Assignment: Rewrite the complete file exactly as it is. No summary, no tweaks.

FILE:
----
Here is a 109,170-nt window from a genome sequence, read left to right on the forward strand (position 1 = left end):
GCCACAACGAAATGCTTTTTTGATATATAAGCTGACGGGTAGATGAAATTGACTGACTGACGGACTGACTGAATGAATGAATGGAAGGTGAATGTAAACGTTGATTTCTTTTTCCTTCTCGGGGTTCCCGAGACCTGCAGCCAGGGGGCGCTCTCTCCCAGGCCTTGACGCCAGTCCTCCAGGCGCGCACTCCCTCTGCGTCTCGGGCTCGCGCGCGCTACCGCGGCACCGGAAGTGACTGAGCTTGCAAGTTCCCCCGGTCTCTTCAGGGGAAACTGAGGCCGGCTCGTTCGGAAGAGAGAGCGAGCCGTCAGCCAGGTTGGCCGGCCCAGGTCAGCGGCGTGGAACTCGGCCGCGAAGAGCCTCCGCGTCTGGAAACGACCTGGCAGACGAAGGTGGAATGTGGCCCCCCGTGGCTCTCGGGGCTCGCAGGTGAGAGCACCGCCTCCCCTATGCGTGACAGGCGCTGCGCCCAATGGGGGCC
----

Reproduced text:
Here is a 109,170-nt window from a genome sequence, read left to right on the forward strand (position 1 = left end):
GCCACAACGAAATGCTTTTTTGATATATAAGCTGACGGGTAGATGAAATTGACTGACTGACGGACTGACTGAATGAATGAATGGAAGGTGAATGTAAACGTTGATTTCTTTTTCCTTCTCGGGGTTCCCGAGACCTGCAGCCAGGGGGCGCTCTCTCCCAGGCCTTGACGCCAGTCCTCCAGGCGCGCACTCCCTCTGCGTCTCGGGCTCGCGCGCGCTACCGCGGCACCGGAAGTGACTGAGCTTGCAAGTTCCCCCGGTCTCTTCAGGGGAAACTGAGGCCGGCTCGTTCGGAAGAGAGAGCGAGCCGTCAGCCAGGTTGGCCGGCCCAGGTCAGCGGCGTGGAACTCGGCCGCGAAGAGCCTCCGCGTCTGGAAACGACCTGGCAGACGAAGGTGGAATGTGGCCCCCCGTGGCTCTCGGGGCTCGCAGGTGAGAGCACCGCCTCCCCTATGCGTGACAGGCGCTGCGCCCAATGGGGGCC